Workers at the Mexmode garment factory in Atlixco municipality in the central Mexican state of Puebla report that the state and local governments are maneuvering to destroy the Independent Union of Mexmode Company Workers (SITEMEX), one of the few independent unions in Mexico's maquiladoras (tax-exempt assembly plants producing for export). The workers say Antorcha Campesina ("Campesino Torch")--an organization linked to the centrist Institutional Revolutionary Party (PRI), which governs the state--has taken hold in the factory and is threatening and intimidating the union leadership. Atlixco director of culture Maritoña Espejel has been photographed distributing fliers outside the plant; she reportedly called on workers to lynch a group of observers during a work stoppage.

On June 18 state labor officials announced they would call a meeting of workers to hold an election between current SITEMEX president Josefina Hernández and someone from Antorcha Campesina's union. Workers say this action is illegal under Mexican law, which establishes union autonomy and prohibits the government from interfering in the internal affairs of unions. The Chicago-based labor solidarity group USLEAP is calling for letters to the Puebla government protesting this situation; to send a letter, go to
(Campaign for Labor Rights alert 6/18/08)

[Workers at Mexmode, formerly the Korean-owned Kukdong Internacional SA de CV, formed SITEMEX after a nine-month struggle, which was supported by student and labor groups in Canada, Korea and the US; see Updates #572, 574, 578, 609.]

*3. Cuba: "Missing" Emigrés Found in US
A group of undocumented Cuban immigrants who were supposedly "snatched" from Mexican immigration authorities by an armed commando on June 11 in the southeastern state of Chiapas have been located in Hidalgo, Texas, Mexican authorities said on June 18. The Mexican Attorney General's Office (PRG) will investigate nine employees of the National Migration Institute (INM) in connection with the incident, according to officials.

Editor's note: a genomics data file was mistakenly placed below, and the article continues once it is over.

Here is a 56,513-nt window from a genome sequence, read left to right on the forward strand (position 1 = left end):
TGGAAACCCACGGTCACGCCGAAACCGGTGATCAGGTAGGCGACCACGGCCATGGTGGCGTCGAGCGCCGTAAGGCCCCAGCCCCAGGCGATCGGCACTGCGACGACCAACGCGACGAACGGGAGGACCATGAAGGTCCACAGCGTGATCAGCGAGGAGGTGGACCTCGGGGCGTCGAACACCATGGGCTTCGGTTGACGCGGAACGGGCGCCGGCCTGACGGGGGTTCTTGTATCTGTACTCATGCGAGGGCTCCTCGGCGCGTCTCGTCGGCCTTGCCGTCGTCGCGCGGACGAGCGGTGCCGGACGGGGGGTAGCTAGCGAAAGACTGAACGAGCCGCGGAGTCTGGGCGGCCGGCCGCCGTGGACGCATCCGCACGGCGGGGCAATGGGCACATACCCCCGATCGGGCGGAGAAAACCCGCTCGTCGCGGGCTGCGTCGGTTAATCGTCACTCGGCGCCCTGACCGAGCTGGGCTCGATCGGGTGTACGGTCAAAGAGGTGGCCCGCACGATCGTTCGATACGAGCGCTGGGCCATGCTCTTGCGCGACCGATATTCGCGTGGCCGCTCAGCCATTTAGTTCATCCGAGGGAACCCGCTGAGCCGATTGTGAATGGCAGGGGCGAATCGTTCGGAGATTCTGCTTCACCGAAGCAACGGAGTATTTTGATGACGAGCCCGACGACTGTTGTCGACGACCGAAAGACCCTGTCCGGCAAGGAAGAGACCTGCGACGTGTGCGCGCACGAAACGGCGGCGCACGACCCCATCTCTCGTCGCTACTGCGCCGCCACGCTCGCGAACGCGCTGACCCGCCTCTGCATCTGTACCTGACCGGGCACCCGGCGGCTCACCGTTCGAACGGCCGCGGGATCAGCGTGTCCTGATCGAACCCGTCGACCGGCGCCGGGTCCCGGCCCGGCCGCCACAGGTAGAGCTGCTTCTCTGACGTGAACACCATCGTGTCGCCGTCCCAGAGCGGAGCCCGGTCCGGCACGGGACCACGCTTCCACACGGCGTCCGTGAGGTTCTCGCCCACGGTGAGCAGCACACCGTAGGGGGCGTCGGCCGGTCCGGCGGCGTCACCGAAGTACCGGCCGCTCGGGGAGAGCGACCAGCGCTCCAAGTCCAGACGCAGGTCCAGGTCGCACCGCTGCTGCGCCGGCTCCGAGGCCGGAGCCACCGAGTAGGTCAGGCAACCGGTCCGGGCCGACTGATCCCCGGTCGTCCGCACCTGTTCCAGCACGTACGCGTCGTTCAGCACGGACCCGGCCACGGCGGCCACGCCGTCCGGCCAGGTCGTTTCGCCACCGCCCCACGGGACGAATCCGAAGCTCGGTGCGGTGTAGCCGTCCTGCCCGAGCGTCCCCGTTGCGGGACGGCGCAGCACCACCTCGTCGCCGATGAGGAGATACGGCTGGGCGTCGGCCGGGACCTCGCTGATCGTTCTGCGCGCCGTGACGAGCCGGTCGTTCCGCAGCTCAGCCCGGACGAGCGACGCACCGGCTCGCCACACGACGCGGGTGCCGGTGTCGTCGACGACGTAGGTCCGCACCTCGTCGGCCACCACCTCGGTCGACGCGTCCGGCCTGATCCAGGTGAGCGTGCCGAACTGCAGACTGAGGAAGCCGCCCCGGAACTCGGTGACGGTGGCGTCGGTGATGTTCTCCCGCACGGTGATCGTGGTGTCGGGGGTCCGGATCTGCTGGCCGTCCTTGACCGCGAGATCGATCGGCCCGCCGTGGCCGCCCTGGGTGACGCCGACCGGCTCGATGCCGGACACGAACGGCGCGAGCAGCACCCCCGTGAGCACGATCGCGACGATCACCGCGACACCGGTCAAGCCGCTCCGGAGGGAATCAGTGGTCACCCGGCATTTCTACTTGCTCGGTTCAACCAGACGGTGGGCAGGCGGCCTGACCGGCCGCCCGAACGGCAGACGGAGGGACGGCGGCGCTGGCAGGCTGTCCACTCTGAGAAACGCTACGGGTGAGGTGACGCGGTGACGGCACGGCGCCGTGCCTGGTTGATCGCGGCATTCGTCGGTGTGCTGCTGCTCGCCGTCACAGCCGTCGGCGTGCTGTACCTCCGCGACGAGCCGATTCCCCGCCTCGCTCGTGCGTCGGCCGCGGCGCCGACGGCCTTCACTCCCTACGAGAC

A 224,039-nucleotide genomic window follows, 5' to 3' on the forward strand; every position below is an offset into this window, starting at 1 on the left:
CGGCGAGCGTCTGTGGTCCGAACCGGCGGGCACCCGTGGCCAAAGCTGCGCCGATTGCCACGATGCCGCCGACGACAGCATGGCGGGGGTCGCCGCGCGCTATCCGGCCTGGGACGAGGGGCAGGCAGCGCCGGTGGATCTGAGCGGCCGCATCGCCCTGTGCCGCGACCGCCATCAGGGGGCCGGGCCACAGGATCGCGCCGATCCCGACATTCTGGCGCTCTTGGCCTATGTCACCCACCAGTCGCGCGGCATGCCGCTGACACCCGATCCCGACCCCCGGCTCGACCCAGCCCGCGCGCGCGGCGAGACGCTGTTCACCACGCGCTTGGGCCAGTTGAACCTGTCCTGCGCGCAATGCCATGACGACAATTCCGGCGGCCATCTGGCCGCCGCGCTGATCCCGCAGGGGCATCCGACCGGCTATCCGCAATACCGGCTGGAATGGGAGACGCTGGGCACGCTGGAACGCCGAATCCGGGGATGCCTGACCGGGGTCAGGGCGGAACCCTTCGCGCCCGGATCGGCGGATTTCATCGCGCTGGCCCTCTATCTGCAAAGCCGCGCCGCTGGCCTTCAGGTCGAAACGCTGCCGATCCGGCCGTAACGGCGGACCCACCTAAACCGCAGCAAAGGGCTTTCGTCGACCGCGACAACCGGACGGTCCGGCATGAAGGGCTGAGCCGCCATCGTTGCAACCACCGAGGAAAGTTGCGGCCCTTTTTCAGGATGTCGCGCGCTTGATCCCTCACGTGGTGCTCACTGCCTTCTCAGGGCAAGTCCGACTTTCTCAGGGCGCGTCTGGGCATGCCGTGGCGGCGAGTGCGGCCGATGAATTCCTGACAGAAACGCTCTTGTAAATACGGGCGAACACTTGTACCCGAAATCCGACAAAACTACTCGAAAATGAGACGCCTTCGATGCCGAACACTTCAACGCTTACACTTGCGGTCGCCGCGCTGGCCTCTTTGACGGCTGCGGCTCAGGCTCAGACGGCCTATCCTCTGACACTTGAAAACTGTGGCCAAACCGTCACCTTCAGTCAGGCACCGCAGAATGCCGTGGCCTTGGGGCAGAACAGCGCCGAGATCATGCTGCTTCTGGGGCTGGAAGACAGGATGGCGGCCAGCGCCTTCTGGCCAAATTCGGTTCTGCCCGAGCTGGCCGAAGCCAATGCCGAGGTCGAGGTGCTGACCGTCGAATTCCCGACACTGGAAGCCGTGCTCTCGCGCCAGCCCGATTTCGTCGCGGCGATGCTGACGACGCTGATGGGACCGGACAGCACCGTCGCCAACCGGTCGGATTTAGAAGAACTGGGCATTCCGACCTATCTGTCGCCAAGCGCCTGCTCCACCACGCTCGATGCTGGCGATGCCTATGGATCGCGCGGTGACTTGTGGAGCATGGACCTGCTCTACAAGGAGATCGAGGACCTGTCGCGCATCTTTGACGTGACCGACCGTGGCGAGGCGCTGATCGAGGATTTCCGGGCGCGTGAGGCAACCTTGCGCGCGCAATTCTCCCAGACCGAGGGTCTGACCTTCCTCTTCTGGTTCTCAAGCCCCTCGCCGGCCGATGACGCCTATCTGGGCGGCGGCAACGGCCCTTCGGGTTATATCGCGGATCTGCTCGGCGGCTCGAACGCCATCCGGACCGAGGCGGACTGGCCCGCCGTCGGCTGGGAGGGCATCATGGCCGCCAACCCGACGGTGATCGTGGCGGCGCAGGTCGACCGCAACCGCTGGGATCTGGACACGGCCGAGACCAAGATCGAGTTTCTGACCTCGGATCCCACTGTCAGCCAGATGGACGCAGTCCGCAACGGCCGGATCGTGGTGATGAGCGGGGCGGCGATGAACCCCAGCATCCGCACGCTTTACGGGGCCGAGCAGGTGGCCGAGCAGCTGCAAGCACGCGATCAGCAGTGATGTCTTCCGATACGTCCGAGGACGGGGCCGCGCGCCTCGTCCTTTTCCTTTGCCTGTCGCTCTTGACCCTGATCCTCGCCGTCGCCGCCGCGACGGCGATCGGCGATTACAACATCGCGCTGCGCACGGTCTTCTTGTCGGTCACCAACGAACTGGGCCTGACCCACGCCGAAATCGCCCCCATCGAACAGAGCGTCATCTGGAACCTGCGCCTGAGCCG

The Mexican navy detained 33 Cubans on June 8 in the eastern state of Quintana Roo. On June 10 the INM decided to move the Cubans and four Central American immigrants to a detention facility in Tapachula, Chiapas, claiming that the facilities in Quintana Roo were full. A group of six to nine heavily armed men in masks "kidnapped" the 37 immigrants in Chiapas on June 11 while they were being transported to Tapachula by seven unarmed INM agents and two bus drivers. The immigrants were then reportedly taken to Palenque, Chiapas, and through Tabasco and Veracruz to Reynosa, Tamaulipas, where they crossed the international bridge to Hidalgo. Apparently they had been supplied with false documents and had no trouble with either Mexican or US authorities. According to the Mexican daily La Jornada, 23 Cubans were found in Texas, while the Associated Press put the number at 18. The location of the other Cubans and the four Central Americans was unknown.